Where has all the diversity gone?

This awful business of making others just like oneself so that one is thereby “justified” and under no obligation to change himself. What a terrible thing this can be. The source of how many sicknesses in the world.
Thomas Merton expressed those thoughts in a letter to the Ceylonese philosopher and art historian Ananda Coomaraswamy in 1961, and the quote comes from the recommended compendium Merton & Sufism. I have to confess to not being a huge fan of Yo Yo Ma, but his recent Nancy Hanks Lecture on Arts and Public Policy at Washington, D.C.'s chimed with the view of Thomas Merton and also with the theme of many posts On An Overgrown Path. In the lecture Yo Yo Ma spoke of “…an edge effect… where those of varied backgrounds come together in a zone of transition; a region of less structure, more diversity and more possibility”. The important point is that Yo Yo Ma is not just calling for more diversity, but he is also calling for less structure and more possibility. It is true that today we have more diversity in the arts, but the diversity is structured to the extent that it inhibits possibility – nowhere more so than in social media where the sickness of making others like oneself is measured in friends and followers. You are unlikely to hear very much of the CD seen above despite its diversity and possibility, simply because it does not fit neatly into any of the structures that define today’s fashionable diversity causes. For Renayate (Women) the Berber singer Houria Aïchi is joined by other Algerian musicians in a celebration of womanhood and the work of the great – but overlooked – Algerian chantresses of the past. It is newly released on the French Accords Croisés label, a record company whose entire catalogue is a zone of transition rich in diversity and possibility. More on Algerian music and Houria Aïchi in Music and politics in the garden of Allah.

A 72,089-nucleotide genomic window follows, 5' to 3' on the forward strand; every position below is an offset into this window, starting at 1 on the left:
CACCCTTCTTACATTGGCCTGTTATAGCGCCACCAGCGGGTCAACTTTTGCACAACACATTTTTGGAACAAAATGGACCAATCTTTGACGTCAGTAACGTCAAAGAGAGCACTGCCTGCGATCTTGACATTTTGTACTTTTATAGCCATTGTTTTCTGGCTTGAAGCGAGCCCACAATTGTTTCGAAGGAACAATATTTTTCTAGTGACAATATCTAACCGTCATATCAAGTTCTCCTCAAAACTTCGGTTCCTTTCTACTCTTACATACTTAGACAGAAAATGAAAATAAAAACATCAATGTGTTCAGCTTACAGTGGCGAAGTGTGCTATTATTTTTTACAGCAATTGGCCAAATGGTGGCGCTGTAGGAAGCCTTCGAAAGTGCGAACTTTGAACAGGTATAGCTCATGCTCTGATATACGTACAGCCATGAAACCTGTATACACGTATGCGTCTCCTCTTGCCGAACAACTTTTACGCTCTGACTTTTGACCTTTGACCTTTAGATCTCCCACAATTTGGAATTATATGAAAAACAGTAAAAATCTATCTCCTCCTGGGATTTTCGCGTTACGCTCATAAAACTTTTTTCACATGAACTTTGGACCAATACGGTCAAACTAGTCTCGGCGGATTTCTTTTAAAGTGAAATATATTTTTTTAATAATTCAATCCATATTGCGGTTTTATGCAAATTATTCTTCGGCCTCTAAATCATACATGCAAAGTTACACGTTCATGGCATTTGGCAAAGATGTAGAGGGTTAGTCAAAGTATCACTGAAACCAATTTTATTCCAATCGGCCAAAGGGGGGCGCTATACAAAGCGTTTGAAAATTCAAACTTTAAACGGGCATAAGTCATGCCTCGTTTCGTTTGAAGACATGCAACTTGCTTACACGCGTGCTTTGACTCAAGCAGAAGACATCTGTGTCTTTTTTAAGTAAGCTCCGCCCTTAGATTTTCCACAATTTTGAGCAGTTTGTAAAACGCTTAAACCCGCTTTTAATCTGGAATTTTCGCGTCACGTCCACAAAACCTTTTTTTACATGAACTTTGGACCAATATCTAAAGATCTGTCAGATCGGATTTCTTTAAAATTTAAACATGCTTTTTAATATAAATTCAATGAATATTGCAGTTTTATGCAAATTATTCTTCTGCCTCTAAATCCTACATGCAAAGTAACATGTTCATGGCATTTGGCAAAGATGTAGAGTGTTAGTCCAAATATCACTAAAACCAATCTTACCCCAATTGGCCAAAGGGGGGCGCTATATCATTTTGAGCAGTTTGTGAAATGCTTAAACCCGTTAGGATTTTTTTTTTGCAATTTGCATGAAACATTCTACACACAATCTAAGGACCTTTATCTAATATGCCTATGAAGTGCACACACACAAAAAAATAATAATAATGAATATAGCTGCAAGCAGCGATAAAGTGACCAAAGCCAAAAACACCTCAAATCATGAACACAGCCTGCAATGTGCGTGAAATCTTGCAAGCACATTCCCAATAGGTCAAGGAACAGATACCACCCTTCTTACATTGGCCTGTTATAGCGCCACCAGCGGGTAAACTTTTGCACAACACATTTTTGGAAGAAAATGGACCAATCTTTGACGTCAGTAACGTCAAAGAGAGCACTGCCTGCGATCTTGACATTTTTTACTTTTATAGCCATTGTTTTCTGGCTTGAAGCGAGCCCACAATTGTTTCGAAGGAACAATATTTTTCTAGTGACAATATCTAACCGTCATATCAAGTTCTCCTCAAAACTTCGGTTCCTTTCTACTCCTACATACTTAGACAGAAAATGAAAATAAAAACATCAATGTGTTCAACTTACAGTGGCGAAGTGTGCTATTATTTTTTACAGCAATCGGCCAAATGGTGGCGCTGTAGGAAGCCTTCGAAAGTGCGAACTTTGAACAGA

With thanks for the heads-up to the NPR classical blog. No review samples were used in the preparation of this post. Also on Facebook and Twitter. Any copyrighted material on these pages is included as "fair use", for the purpose of study, review or critical analysis only, and will be removed at the request of copyright owner(s).


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